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WSJ article: Lessons From the Ranch
Old 04-08-2016, 07:10 AM   #1
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WSJ article: Lessons From the Ranch

This article really resonated with me and thought others might like to discuss.

Lessons From the Ranch: Schooling a Teen in Hard Work

Lessons From the Ranch: Schooling a Teen in Hard Work - WSJ
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Old 04-08-2016, 07:16 AM   #2
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My parents divorced when I was 7 and there was lot of family dysfunction. Was lucky I had a grandpa that had a ranch. He had a 600+ acre ranch which also had 5 acre peach orchard and about 100+ cattle. I learned so much about life through the hard work while spending every summer of my life helping him on the farm. I don't know that many of today's youth experience blisters on their hands or working from sun-up to sun-down.
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Old 04-08-2016, 10:10 AM   #3
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Hard work built America. The lack of hard work will destroy it.

It doesn't matter what you do for work, as long as you do it, it helps. It doesn't have to be manual labor vs. machines. Waiting on others to produce for you is what will kill the dream that was once considered the world's utopia. Of course, I am going to FIRE early, so maybe I am contradicting my self...

I worked on many ranches and farms in my life. never full-time, always a few days/weeks at a time. Milking, rounding up cows, putting up hay, cleaning barns, etc.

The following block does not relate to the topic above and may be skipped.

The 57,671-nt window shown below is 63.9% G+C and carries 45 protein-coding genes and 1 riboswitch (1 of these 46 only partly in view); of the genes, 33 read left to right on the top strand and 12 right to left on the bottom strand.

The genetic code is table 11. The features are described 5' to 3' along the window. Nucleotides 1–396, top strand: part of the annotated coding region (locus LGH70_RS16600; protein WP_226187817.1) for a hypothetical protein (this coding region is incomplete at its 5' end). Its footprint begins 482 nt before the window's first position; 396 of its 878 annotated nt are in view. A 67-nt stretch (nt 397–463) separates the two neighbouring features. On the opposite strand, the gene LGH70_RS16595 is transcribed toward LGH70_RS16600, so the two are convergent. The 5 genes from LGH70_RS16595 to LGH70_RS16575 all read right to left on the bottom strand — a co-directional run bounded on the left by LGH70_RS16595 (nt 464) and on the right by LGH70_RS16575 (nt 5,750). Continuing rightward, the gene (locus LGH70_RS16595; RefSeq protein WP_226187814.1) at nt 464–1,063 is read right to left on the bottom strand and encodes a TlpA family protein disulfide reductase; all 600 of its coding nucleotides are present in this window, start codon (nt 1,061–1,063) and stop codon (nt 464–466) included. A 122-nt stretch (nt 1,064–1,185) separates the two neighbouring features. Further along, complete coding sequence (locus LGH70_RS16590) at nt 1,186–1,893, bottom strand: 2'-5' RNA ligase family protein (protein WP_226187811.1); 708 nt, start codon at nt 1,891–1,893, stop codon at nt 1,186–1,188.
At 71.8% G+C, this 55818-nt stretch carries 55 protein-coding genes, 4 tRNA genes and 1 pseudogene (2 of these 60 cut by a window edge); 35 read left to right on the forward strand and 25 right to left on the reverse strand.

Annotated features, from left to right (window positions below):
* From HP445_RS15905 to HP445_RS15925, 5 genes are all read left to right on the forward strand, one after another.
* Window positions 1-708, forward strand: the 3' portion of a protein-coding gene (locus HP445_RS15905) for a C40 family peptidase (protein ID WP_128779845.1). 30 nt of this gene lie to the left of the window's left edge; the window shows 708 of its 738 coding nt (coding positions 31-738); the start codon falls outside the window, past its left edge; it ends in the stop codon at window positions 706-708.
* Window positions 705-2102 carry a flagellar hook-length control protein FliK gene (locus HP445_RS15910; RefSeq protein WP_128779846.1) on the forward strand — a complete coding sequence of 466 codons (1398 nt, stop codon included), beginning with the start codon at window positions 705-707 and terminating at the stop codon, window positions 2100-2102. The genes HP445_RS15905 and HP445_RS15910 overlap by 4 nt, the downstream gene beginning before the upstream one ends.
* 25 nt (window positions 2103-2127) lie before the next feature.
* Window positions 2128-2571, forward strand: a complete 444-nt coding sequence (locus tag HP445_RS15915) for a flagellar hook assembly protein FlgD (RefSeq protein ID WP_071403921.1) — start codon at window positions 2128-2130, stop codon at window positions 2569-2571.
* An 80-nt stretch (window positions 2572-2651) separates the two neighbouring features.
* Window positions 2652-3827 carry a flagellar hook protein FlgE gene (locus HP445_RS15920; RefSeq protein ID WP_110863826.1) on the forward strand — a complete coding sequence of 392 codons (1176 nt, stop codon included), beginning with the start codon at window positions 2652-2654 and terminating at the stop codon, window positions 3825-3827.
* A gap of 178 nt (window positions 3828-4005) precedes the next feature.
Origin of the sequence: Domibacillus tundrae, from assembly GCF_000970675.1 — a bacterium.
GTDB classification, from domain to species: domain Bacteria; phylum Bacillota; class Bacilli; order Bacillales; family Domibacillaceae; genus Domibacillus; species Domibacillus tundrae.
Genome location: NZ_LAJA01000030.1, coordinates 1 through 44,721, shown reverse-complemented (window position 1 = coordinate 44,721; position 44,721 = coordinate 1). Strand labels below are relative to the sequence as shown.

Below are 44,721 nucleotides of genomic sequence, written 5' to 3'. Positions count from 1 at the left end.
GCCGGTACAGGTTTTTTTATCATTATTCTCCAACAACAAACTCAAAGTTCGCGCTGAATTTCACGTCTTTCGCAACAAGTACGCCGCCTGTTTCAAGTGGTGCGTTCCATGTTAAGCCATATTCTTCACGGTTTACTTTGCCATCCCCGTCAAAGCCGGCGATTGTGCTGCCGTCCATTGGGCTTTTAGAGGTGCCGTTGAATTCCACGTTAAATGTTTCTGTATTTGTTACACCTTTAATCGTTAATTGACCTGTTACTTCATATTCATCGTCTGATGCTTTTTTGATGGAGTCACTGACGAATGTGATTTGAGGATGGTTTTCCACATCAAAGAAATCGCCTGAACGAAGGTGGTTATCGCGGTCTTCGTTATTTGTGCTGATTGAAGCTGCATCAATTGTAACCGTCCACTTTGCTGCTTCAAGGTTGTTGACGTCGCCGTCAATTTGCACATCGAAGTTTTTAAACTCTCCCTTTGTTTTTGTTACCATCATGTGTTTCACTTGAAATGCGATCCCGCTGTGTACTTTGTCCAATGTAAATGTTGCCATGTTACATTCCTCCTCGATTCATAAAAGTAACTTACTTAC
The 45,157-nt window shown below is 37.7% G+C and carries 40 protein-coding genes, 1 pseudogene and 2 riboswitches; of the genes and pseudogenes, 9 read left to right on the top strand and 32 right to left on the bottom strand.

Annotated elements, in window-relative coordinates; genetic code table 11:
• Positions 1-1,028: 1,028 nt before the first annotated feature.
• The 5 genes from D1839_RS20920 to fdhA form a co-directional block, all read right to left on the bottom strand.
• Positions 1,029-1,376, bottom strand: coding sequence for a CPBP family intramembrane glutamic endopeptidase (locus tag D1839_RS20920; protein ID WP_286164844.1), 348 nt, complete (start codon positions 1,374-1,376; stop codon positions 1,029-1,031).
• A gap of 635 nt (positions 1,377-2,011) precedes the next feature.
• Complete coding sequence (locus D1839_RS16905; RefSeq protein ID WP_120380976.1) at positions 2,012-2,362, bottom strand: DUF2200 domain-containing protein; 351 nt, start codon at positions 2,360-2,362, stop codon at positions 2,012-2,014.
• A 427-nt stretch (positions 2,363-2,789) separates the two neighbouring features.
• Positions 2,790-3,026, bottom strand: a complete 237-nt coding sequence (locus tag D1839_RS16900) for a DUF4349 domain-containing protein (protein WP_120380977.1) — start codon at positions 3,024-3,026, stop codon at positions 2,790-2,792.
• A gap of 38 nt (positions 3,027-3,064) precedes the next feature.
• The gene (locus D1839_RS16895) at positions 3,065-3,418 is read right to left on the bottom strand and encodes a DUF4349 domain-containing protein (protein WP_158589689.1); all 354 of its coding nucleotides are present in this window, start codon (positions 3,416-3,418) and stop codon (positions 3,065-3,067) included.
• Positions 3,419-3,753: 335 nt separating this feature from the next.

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Old 04-08-2016, 10:43 AM   #4
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totally agree Senator.
Learning that early work ethic really helped me being able to FIRE.
Seeing a farmer well up with tears with the hope of a coming rain just in time is something hard to describe.
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Old 04-08-2016, 11:16 AM   #5
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Quote:
It doesn't matter what you do for work, as long as you do it, it helps. It doesn't have to be manual labor vs. machines.
Wait a minute now. What if you're good? Or strong? Then the work will be easy. Do I get credit for hard work? How about people so rich they don;t have to work? they tale credit for everything all the time.

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Waiting on others to produce for you is what will kill the dream that was once considered the world's utopia
I thought that is the world's utopia? Whenever successful people talk of freedom it immediately is cast as "freedom to run your own business any way you want without government". That's what a business is. Getting other people to do the work.

As far as being the world's utopia. That is wrong. It was considered "better than what we have now/we have nowhere else to go". Not a Utopia. Utopia would be a world where everybody has everything they want and doesn't have to work for it. That's why the term "Socialist utopia" is always derided. A capitalist utopia is where only some people don't have to work but everybody else does. Sort of like the old Soviet Union
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Old 04-09-2016, 10:03 AM   #6
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Having pitched hay, mowed yards, stamped out metal parts, moved chickens, loaded boxes of canned food, run a chopsaw, etc., in my younger days, I learned that I didn't want to do any of that! So I got me an edumacation, and traded manual labor for life as a cuberat/labrat. Often soul-killing and mind-numbing, but inside, out of the elements. 😎

I do think that lots of folks have no idea how "hard" some other folks work, and therefore, perhaps, have a lack of empathy for how the other half lives. Still, one-hundred-hour weeks of travel, meetings, negotiations, and such are no picnic either...
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Old 04-09-2016, 10:30 AM   #7